Palavra-chave: Exporter dynamics, Firm dynamics, and Customer base Sujeito: E20 - Consumption, Saving, Production, Investment, Labor Markets, and Informal Economy: General (includes Measurement and Data), F10 - Trade: General, and L10 - Market Structure, Firm Strategy, and Market Performance: General
Creator: Mongey, Simon J. Series: Staff report (Federal Reserve Bank of Minneapolis. Research Department) Number: 558 Abstract:
I propose an equilibrium menu cost model with a continuum of sectors, each consisting of strategically engaged firms. Compared to a model with monopolistically competitive sectors that is calibrated to the same data on good-level price flexibility, the dynamic duopoly model features a smaller inflation response to monetary shocks and output responses that are more than twice as large. The model also implies (i) four times larger welfare losses from nominal rigidities, (ii) smaller menu costs and idiosyncratic shocks are needed to match the data, (iii) a U-shaped relationship between market concentration and price flexibility, for which I find empirical support.
Palavra-chave: Menu costs, Firm dynamics, Monetary policy, and Oligopoly Sujeito: L13 - Oligopoly and Other Imperfect Markets, E39 - Prices, Business Fluctuations, and Cycles: Other, E30 - Prices, Business Fluctuations, and Cycles: General (includes Measurement and Data), L11 - Production, Pricing, and Market Structure; Size Distribution of Firms, and E51 - Money Supply; Credit; Money Multipliers
Creator: Atkeson, Andrew, Hellwig, Christian, and Ordonez, Guillermo Series: Staff report (Federal Reserve Bank of Minneapolis. Research Department) Number: 464 Abstract:
In all markets, firms go through a process of creative destruction: entry, random growth and exit. In many of these markets there are also regulations that restrict entry, possibly distorting this process. We study the public interest rationale for entry taxes in a general equilibrium model with free entry and exit of firms in which firm dynamics are driven by reputation concerns. In our model firms can produce high-quality output by making a costly but efficient initial unobservable investment. If buyers never learn about this investment, an extreme “lemons problem” develops, no firm invests, and the market shuts down. Learning introduces reputation incentives such that a fraction of entrants do invest. We show that, if the market operates with spot prices, entry taxes always enhance the role of reputation to induce investment, improving welfare despite the impact of these taxes on equilibrium prices and total production.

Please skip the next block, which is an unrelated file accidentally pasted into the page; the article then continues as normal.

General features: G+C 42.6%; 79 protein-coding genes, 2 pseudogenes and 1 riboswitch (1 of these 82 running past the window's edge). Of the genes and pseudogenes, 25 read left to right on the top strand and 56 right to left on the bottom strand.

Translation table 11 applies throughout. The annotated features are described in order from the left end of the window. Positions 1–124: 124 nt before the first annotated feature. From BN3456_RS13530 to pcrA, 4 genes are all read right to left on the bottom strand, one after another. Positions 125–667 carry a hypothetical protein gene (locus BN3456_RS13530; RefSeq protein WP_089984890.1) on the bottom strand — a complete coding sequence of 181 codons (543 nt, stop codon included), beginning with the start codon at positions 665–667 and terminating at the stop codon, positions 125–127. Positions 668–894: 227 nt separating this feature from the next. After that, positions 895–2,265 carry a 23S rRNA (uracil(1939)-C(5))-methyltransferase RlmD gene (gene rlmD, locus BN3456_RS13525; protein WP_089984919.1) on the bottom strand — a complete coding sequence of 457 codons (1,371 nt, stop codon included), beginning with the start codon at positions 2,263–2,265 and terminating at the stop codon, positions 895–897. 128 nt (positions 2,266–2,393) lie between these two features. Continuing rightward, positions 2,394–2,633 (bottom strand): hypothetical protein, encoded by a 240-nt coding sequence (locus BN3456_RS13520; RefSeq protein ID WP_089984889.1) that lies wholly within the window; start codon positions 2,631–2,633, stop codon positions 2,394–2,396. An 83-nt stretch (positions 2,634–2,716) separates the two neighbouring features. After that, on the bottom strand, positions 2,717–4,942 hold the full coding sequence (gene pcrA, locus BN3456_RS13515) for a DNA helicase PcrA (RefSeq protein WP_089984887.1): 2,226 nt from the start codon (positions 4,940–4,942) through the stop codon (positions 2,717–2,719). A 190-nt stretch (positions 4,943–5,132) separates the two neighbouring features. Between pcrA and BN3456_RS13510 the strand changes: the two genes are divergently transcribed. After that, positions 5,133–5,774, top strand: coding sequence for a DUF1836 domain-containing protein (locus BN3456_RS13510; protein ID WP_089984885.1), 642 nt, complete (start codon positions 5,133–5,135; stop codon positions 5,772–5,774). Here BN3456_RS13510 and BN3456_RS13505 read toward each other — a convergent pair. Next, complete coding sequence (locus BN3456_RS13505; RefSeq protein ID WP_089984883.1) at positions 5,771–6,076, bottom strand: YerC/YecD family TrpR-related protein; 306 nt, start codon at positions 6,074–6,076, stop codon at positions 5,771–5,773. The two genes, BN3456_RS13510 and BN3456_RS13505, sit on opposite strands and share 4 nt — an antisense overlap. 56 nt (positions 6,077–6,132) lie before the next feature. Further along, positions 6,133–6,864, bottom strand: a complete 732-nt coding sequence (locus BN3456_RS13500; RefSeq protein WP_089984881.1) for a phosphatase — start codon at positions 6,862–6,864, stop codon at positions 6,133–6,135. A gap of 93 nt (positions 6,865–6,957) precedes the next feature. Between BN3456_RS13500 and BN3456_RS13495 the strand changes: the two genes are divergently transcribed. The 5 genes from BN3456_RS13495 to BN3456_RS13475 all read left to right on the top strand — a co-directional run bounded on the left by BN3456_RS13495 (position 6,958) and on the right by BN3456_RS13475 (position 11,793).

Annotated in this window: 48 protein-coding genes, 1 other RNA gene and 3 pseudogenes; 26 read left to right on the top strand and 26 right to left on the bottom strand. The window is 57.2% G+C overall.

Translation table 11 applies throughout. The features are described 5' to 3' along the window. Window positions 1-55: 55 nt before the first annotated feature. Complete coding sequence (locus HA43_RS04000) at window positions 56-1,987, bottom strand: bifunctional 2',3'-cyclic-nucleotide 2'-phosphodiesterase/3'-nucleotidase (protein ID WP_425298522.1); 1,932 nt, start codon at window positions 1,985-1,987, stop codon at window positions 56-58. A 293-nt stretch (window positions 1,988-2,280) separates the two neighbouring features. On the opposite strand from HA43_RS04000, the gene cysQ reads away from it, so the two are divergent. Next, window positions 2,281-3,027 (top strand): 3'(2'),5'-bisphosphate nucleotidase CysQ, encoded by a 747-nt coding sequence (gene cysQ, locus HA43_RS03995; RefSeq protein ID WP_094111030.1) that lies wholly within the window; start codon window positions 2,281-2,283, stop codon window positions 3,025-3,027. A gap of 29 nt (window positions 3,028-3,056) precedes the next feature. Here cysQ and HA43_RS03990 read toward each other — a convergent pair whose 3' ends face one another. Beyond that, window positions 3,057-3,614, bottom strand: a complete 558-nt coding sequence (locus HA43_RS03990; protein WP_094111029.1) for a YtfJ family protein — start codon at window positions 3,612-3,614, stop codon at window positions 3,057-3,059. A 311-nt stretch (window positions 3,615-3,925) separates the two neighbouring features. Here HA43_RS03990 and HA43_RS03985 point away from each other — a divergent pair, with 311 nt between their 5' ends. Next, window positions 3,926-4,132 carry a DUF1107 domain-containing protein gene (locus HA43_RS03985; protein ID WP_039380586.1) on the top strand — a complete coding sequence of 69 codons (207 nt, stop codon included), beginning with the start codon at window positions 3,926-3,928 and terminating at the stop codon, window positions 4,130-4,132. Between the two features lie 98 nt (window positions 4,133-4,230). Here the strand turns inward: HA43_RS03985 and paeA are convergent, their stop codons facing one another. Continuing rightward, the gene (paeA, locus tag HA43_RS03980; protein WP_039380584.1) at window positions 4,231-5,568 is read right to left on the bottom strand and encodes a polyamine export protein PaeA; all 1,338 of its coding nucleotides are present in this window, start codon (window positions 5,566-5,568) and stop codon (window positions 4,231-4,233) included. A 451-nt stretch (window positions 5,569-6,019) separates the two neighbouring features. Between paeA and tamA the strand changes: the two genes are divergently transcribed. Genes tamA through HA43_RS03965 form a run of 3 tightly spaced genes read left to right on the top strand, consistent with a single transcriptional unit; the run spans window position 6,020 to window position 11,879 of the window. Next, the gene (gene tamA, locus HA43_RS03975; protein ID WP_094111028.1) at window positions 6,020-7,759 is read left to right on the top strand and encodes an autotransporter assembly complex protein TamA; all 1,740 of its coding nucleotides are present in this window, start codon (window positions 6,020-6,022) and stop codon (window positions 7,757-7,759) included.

Palavra-chave: Entry and exit, Creative destruction, Firm dynamics, General equilibrium, Regulation, and Reputation Sujeito: D21 - Firm Behavior: Theory, L15 - Information and Product Quality; Standardization and Compatibility, L51 - Economics of Regulation, and D82 - Asymmetric and Private Information; Mechanism Design